Cornwall Languages

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The main language of Cornwall is English, however the traditional language of Cornish (Kernewek) is much older. Records can also be found in Latin.

Although for most purposes Cornwall, and the Cornish, are treated as part of England, many Cornish do not perceive themselves as being English, but rather as a separate Celtic people in the UK like the Scots, Welsh or Northern Irish. There is a long-running small-but-significant Cornish nationalist movement.

Cornish language[edit | edit source]

The Cornish language is one of the Brythonic Celtic languages and is closely related to Welsh and Breton, and more distantly to Scottish, Irish and Manx Gaelic. Cornish shares roughly 80% of its basic vocabulary with Breton, and 75% with Welsh. The language continued to function as a community language in parts of Cornwall until the late 18th century, and there has been a revival of the language since Henry Jenner's "Handbook of the Cornish Language" was published in 1904.

In the 20th century a conscious effort was made to revive Cornish as a language for everyday use in speech and writing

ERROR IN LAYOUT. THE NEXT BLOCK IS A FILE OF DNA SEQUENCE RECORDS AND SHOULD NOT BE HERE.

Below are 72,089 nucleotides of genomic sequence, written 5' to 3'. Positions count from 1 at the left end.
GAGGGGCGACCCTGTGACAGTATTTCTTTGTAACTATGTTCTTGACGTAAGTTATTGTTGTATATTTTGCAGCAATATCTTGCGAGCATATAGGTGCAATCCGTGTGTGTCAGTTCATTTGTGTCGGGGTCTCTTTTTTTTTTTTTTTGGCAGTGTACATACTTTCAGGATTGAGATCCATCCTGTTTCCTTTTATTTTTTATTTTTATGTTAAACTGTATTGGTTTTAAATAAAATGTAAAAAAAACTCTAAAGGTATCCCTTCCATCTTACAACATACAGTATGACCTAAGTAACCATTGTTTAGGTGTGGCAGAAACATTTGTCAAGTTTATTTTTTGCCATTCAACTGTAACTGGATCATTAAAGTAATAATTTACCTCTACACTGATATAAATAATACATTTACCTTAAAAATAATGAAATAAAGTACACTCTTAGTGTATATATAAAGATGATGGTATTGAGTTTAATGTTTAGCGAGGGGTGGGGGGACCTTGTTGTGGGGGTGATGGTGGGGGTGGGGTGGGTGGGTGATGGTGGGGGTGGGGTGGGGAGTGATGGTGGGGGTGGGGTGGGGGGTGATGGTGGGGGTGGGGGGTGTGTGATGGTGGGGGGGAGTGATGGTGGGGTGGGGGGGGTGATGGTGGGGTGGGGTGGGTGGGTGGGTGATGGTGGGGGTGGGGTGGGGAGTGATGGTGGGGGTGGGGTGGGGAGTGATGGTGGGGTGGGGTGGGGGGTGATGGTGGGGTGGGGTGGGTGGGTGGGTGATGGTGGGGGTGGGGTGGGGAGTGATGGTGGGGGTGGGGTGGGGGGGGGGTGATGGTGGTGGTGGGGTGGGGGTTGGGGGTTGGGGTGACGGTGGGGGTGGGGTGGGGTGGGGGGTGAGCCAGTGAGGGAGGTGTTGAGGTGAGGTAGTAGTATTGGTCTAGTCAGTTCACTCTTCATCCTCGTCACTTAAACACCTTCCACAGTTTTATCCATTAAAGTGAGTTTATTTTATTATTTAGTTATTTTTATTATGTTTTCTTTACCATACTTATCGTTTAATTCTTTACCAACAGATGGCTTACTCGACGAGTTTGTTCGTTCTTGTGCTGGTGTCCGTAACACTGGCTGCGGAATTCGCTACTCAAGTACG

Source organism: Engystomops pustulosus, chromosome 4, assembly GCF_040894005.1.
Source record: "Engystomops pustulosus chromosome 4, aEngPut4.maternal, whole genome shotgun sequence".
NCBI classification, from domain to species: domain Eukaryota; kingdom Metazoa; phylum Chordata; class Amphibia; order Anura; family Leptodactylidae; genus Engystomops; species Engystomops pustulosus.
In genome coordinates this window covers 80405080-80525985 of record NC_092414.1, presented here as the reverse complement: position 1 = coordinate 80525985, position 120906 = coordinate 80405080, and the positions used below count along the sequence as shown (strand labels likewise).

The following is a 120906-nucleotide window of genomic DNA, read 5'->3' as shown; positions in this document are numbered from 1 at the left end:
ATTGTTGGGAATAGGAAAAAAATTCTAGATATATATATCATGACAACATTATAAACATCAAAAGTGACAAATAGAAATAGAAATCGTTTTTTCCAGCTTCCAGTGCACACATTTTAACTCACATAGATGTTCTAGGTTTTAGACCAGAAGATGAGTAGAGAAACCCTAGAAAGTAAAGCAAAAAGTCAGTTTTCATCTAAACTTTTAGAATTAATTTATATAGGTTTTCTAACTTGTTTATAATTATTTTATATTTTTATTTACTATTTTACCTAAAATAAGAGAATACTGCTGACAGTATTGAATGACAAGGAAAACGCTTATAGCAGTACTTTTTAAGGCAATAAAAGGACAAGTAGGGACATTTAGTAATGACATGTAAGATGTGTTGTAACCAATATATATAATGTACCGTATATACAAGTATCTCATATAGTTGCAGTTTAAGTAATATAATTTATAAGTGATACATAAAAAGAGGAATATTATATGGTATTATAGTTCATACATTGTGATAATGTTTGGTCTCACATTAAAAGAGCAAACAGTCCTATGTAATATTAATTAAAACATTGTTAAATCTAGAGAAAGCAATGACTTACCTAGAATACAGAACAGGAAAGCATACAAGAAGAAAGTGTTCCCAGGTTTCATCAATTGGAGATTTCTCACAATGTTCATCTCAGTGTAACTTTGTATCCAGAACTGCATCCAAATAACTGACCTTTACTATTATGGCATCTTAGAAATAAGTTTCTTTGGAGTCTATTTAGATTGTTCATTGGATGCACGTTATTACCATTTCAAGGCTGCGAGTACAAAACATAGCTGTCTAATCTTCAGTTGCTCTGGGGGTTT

A study in 2000 suggested that there were around 300 people who spoke Cornish fluently. Cornish however has no legal status. Nevertheless, the language is taught in about twelve primary schools, and occasionally used in religious and civic ceremonies. Two of the current Cornish Members of Parliament in the UK Parliament, Andrew George, MP for St Ives, and Dan Rogerson, MP for North Cornwall, took their Parliamentary oaths in both English and Cornish.

In 2002 Cornish was officially recognised as a minority language and in 2005 it received limited Government funding. A Standard Written Form was agreed in 2008 replacing the Unified Cornish, Unified Cornish Revised, Common Cornish and Modern Cornish variations.

Cornish surnames[edit | edit source]

"By Tre, Pol and Pen shall ye know all Cornishmen".
-Traditional Cornish saying

Unlike other Celtic peoples, such as the Irish and Welsh, most Cornish surnames are derived from place names. In Cornwall, these include "Tre-" (meaning town or farmstead), "Pol-" (a pool) and "Pen-" (head, or headland). Examples


  • Treherne
  • Trelawney - Trelawney is also the name of the Cornish national anthem
  • Tremayne
  • Trevaskis
  • Trevelyan - GM Trevelyan historian
  • Trevithick


  • Polkinghorne
  •  Polperro
  •  Polwhele


  •  Pendarves
  •  Penhaligon
  •  Penrose - London born Charles W. Penrose, who was of Cornish descent was in the Quorum of the Twelve of the Church of Jesus Christ of Latter-day Saints
  •  Pentreath - Dolly Pentreath was one of the last speakers of traditional Cornish.

However these are not the only Cornish language prefixes often found in surnames. Others include Ros- (moor), Lan- (clearing or church), Car-/Ker- (fort), and Nan-/Nans-/Nance (a valley).

Other Cornish language surnames[edit | edit source]

Trade names -

  • Angove (Cornish - An Gof - the Smith), Gough or Gove
  • Helyer (helghyer "hunter")
  • Marrak (marghek, "knight, horseman")

Personal attributes -

  • Gwyn (fair haired. Also a Welsh surname)
  • Teague (also of a separate Irish origin)
  • Prowse
  • Rescorla